Field Guide: Aiea
The freeway may run right through it, but Aiea—with its local eateries, small businesses and a bowling alley that lures celebs—makes it worth taking the off-ramp.
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Photo: David Croxford
Rosalie Woodson Dance Academy
The Rosalie Woodson Dance Academy has been at the same location in Aiea for 51 years, yet many residents still associate the studio with the unsolved case of Diane Suzuki, the 19-year-old dance instructor who went missing in 1985. But the negative press hasn’t hurt the studio, which offers ballet, tap, jazz, hip-hop, ballroom, salsa, swing and even yoga to students ages 2 to 52. “We must be doing something right,” Rosalie Woodson says. 99-153 A Moanalua Road, 488-2100.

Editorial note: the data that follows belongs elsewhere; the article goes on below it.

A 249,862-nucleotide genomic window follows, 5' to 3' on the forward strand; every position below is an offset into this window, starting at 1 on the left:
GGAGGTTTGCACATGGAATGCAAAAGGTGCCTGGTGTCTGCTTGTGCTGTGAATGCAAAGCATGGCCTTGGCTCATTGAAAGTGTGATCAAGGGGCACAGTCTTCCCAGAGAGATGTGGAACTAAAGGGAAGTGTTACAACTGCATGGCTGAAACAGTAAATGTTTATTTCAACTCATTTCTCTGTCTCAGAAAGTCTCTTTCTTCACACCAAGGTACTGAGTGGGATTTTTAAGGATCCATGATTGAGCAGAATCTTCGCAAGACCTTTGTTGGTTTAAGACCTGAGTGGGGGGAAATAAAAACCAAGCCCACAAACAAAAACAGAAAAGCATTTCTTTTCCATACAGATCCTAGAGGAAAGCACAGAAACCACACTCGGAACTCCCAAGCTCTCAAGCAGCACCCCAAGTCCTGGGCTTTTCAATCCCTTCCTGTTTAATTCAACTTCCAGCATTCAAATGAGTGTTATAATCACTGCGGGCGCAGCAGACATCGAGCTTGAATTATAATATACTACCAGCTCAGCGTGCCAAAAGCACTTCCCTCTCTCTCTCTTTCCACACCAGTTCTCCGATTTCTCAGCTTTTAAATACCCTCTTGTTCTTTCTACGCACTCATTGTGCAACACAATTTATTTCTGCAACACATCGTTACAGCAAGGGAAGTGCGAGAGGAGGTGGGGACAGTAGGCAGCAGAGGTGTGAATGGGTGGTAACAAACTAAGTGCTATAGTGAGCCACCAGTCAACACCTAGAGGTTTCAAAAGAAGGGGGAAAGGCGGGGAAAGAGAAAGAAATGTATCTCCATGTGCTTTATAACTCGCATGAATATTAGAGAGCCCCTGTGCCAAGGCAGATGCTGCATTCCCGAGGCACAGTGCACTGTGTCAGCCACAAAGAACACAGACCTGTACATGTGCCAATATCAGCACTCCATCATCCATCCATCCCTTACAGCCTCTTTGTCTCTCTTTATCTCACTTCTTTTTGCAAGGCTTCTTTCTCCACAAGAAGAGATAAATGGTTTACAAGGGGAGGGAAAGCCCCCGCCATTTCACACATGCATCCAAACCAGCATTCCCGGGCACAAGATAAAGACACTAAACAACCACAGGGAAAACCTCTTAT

Young's Kal Bee
For more than 20 years, Young’s Kal Bee has been a staple in Aiea, serving arguably the best meat jun on the island. Young’s also offers a variety of other Korean fare, from bibimbap to kim chee fried rice. Don’t forget to hit the ATM; it’s cash only. Aiea Town Square, 99-084 Kauhale St. Suite A2, 488-0251.
Even in Aiea you can find a self-serve fro-yo shop. Orange Tree, which has locations in Kaneohe and Kapolei, with another to open soon at Ala Moana Center, offers 14 rotating flavors ranging from pineapple to coffee, with such fresh toppings as mango, walnuts and mochi balls. This brand is cold, smooth and simple. At 39 cents an ounce, Orange Tree is one of the more affordable, too. Aiea Commercial Center, 99-185 Moanalua Road #109. 488-0009, www.orangetreehawaii.com.